Archive for June 2011
It is a very good thing that God is both Just and Merciful.
Because if God were only Just, he might have decided by now that free will, and leaving humanity to its own devices, was a bad call.
And this incredibly stupid story might have been the impetus that finally brought down the Almighty Hammer:
Teste Tincture of the Day: Wellington, New Zealand’s Green Man Pub recently introduced a rather night-marish sounding cocktail that’s equestionable at best: Apple-infused horse semen.
The “active ingredient” arrives fresh from a Christchurch stallion farm, and is served chilled in a shot glass for NZ$25 (US$20) a pop.
According to pub co-owner Steve Drummond, women were the drink’s chief clientele. “”Ladies thought it was great,” he told The Dominion Post. “A couple were going to go home and get their husbands to eat grass.”
I’m sorry, but this is not just gross — it’s sinful. It is disrespectful to creation and disrespectful to our own humanity. It sins against the dignity of both.
This is a half-step away from bestiality…
Sick, sick, sick!
Elizabeth Scalia has more on this evil here.
I can but only wonder how long God will still withhold His divine wrath from an ailing, seditious, fallen, and depraved world?
West Point, N.Y. (CNS) — Augustinian Father Edson Wood has a campus ministry assignment like none other.
As brigade chaplain at the U.S. Military Academy, he is responsible for making sure that 4,400 college students have the opportunity to follow their religious traditions.
While most cadets identify themselves as Catholics or Protestants, Father Wood said there are more than 70 denominations and religious traditions represented in the student body.
“Each is important and requires certain attention,” he said, even if there are only two or three adherents.
Father Wood supervises resident chaplains of other faiths and arranges pastoral visits by off-campus clergy.
The academy is a rigorous training ground for future U.S. Army officers. It is also a highly selective four-year coeducational federal undergraduate liberal arts college that draws students from all 50 states and 14 foreign countries.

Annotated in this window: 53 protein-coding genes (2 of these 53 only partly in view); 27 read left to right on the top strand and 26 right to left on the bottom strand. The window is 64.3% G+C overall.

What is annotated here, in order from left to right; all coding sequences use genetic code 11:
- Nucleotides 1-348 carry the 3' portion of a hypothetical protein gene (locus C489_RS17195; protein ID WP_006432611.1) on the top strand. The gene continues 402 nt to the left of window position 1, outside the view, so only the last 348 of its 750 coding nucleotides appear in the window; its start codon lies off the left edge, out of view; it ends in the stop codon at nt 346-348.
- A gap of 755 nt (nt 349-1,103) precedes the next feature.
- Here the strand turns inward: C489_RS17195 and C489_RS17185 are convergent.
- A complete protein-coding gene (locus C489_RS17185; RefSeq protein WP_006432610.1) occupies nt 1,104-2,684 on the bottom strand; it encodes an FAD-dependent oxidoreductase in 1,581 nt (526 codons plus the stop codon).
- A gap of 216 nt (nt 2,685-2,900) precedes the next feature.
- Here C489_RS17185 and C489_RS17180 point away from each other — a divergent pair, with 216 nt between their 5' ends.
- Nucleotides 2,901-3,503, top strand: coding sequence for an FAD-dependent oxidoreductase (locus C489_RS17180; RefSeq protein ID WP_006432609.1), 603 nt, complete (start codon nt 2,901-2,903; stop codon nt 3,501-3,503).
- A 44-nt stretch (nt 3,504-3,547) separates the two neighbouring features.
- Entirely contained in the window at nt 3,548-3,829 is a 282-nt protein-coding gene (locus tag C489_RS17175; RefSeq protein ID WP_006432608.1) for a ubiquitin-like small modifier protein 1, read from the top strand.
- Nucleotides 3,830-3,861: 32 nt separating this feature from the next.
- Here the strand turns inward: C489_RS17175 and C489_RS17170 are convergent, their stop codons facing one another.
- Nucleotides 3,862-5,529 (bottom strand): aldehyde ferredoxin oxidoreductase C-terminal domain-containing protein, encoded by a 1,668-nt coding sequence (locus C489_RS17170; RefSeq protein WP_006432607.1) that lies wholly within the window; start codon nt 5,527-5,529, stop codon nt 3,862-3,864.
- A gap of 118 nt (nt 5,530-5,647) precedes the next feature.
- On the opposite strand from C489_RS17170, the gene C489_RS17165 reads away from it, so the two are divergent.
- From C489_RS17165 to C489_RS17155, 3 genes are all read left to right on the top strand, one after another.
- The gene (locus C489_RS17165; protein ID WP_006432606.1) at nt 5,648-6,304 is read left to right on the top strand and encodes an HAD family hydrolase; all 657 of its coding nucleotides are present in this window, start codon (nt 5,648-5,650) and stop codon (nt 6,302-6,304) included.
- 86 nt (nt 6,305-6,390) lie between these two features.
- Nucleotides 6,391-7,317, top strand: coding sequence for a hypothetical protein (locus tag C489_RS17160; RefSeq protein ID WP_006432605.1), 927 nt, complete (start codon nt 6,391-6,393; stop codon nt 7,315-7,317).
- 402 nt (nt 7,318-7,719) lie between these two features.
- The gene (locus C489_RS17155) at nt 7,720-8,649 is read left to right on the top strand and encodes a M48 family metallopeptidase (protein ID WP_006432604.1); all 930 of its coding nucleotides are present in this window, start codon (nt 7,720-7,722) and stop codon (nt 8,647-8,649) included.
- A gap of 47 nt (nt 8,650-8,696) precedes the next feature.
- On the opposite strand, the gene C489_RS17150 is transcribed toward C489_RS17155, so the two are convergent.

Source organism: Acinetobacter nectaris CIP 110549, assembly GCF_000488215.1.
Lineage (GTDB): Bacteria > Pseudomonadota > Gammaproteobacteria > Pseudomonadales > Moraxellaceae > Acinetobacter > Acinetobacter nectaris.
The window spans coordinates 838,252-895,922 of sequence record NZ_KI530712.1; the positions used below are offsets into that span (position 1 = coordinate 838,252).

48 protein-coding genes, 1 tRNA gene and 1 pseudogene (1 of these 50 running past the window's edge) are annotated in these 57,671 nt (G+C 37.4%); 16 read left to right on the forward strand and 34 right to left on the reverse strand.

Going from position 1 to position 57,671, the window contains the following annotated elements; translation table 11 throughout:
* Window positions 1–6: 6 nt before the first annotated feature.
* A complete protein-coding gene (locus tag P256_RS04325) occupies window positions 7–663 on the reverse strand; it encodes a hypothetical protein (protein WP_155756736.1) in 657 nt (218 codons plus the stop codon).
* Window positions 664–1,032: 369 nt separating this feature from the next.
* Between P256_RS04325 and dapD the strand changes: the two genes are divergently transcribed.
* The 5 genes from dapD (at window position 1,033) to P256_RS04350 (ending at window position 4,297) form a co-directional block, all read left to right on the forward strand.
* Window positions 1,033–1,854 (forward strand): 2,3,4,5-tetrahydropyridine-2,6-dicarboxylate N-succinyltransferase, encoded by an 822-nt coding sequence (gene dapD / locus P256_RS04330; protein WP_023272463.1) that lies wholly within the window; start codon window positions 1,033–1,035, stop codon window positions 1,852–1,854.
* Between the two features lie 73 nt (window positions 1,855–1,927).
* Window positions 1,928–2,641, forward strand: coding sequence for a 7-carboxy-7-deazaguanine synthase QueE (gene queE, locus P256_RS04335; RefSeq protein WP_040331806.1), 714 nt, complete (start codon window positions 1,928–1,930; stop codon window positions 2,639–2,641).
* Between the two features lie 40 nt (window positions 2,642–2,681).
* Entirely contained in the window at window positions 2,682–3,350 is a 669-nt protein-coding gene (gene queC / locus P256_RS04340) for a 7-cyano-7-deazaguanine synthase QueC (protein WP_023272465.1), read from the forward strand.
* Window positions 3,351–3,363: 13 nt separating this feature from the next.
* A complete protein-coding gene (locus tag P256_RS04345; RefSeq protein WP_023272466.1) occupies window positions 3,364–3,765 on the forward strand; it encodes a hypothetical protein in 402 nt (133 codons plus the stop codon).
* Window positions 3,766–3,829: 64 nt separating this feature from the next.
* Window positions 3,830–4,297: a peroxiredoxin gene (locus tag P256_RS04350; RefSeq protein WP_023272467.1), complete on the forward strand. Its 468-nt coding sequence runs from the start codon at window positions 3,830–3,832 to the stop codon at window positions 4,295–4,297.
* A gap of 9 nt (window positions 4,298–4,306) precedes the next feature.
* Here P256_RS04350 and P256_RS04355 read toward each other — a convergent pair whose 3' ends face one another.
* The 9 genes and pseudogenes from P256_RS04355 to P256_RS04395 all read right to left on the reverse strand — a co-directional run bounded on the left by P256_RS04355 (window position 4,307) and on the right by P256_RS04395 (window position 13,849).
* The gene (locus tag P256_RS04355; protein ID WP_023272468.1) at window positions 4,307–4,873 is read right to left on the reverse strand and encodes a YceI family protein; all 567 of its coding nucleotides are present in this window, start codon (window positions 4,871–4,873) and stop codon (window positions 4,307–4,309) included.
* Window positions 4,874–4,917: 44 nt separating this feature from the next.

Father Wood is one of three Catholic priests at West Point. He is a civilian who was appointed to his position in 2002 by the president of the United States. Father Wood said he is the first Catholic brigade chaplain in the school’s 209-year history. He arrived at West Point as a summer replacement in 1993 after 25 years in education. And he’s still there.
“There’s a sense of privilege in knowing young men and women who are dedicating themselves to a particular ideal in support of the country and the belief that they are doing what God wills for them,” Father Wood said in an interview with Catholic News Service.
Father Wood said the West Point student body, known as the Corps of Cadets, has a “lot more orderliness in daily life and not much freedom to goof off,” but the young adults have a lot in common with their civilian peers. “Human beings are human beings even when they wear a uniform and tramp around in the woods and train a lot. They have fears and problems and family issues and they need time and attention and someone to listen,” he said.
West Point is a military post and home to faculty and staff at the college. It also has an active Catholic parish, Most Holy Trinity, which was founded in 1899. The stone church is perched on a palisade with a commanding view of the Hudson River. The building is owned by the Archdiocese of New York and leased to the government, but the parish is part of the Archdiocese for the Military Services, according to its pastor, Msgr. Brian Donahue. The parish serves military and civilian employees of West Point, as well as cadets.